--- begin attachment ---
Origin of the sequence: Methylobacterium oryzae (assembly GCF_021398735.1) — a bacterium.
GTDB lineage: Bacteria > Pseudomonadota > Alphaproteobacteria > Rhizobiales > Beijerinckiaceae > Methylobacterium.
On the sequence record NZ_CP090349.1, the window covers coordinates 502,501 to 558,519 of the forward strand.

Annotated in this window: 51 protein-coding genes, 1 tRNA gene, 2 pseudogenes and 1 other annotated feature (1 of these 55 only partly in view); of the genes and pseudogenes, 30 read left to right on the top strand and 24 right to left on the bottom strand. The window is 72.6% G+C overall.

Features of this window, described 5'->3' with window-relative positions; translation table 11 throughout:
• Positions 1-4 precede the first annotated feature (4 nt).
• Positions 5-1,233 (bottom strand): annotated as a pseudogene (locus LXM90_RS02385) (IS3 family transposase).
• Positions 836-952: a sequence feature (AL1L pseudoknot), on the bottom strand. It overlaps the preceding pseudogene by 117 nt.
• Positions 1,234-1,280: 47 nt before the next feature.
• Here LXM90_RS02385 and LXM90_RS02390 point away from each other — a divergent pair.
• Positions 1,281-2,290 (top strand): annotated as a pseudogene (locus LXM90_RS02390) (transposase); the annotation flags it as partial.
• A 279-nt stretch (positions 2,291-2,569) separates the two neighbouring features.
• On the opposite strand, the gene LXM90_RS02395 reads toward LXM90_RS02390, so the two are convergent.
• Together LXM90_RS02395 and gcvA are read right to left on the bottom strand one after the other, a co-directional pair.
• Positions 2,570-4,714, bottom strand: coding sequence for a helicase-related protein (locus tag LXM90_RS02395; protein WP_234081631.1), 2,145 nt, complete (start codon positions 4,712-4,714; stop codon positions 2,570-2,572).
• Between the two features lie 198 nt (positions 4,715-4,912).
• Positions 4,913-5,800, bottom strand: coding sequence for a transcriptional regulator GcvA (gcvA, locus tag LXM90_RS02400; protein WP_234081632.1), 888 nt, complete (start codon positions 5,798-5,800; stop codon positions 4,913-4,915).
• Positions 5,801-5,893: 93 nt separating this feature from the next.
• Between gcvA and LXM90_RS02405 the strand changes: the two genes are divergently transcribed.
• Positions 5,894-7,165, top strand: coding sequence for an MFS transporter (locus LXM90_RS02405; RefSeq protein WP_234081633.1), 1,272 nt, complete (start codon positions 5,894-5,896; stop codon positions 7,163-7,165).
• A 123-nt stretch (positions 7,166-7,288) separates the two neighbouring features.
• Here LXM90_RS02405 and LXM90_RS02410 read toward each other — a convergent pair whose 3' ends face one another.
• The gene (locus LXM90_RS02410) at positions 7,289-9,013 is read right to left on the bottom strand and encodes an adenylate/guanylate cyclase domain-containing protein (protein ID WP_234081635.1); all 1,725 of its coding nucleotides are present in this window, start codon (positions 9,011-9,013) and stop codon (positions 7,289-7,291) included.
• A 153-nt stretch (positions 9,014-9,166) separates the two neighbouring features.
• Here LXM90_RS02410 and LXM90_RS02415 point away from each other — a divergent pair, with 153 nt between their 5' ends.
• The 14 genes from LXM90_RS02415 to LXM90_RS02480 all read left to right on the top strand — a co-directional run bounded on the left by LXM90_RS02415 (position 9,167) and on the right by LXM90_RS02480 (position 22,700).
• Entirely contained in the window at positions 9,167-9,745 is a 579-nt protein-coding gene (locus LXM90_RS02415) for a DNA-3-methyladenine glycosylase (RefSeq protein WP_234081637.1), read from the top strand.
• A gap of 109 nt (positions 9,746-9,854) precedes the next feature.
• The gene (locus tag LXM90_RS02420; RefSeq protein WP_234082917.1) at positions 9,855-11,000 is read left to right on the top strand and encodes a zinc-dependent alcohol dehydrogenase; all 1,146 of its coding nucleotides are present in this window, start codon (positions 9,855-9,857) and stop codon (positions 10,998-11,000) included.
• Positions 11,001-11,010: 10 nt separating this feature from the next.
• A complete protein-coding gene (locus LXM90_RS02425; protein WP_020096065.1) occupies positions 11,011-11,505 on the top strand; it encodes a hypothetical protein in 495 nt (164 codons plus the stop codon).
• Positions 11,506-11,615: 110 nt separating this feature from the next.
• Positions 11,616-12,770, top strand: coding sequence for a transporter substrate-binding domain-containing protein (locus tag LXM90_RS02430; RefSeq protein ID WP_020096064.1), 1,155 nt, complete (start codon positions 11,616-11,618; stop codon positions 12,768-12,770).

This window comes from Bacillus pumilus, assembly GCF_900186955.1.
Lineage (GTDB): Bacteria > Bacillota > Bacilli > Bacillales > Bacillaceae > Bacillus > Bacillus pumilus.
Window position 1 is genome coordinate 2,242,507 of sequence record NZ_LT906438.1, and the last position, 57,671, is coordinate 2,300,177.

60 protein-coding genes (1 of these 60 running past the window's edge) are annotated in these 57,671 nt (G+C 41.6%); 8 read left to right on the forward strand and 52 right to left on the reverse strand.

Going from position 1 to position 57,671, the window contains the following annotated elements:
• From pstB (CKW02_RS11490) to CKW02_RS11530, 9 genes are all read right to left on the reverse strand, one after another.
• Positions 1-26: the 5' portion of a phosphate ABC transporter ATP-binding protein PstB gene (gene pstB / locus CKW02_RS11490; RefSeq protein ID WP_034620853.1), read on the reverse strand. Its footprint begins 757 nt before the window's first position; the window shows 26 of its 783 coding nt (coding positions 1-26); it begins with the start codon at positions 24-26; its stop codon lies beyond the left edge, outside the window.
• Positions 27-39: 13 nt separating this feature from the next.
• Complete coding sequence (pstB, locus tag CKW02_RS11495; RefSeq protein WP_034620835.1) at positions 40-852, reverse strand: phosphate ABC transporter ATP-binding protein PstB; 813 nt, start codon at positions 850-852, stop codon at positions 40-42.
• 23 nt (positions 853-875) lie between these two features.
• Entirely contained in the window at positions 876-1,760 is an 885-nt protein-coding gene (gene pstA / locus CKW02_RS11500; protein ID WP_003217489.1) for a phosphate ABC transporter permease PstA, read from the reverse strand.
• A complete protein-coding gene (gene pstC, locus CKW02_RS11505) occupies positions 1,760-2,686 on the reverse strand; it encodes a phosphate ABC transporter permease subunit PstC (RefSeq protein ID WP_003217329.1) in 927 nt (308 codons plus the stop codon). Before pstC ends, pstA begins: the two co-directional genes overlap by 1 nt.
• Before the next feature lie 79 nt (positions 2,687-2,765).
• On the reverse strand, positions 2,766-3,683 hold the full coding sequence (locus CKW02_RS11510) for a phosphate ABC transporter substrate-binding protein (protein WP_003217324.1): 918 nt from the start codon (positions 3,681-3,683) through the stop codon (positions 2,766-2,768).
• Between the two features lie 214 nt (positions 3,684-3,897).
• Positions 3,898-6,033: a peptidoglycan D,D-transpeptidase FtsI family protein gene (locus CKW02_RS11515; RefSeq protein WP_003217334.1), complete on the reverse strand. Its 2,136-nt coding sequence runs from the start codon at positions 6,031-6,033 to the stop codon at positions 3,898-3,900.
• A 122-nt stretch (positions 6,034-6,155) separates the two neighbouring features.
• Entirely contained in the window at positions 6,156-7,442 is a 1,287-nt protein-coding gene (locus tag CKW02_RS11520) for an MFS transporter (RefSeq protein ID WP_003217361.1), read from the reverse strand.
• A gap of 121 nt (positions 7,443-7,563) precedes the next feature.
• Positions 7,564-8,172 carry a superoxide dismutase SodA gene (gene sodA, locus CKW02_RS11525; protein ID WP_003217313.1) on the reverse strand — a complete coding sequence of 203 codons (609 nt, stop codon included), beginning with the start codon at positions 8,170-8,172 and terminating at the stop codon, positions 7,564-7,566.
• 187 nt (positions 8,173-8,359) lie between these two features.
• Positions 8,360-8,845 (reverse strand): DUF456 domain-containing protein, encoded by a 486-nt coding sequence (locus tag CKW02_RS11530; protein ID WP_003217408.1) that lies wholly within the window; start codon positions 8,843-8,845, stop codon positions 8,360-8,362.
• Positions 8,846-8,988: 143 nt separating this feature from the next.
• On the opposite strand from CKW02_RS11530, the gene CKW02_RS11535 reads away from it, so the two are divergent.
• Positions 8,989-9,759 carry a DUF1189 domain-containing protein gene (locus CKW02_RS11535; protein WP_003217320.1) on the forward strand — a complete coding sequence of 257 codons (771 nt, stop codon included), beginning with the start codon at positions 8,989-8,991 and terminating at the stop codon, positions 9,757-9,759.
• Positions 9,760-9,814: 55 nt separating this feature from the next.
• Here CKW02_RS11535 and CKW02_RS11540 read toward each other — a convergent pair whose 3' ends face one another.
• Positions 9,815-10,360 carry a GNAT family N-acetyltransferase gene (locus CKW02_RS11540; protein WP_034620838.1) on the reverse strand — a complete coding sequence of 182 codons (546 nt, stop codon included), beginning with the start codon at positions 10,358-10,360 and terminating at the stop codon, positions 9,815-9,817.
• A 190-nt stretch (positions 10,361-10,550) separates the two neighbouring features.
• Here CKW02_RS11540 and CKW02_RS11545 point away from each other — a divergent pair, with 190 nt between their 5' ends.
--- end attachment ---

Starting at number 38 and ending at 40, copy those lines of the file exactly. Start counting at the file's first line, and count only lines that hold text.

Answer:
Going from position 1 to position 57,671, the window contains the following annotated elements:
• From pstB (CKW02_RS11490) to CKW02_RS11530, 9 genes are all read right to left on the reverse strand, one after another.
• Positions 1-26: the 5' portion of a phosphate ABC transporter ATP-binding protein PstB gene (gene pstB / locus CKW02_RS11490; RefSeq protein ID WP_034620853.1), read on the reverse strand. Its footprint begins 757 nt before the window's first position; the window shows 26 of its 783 coding nt (coding positions 1-26); it begins with the start codon at positions 24-26; its stop codon lies beyond the left edge, outside the window.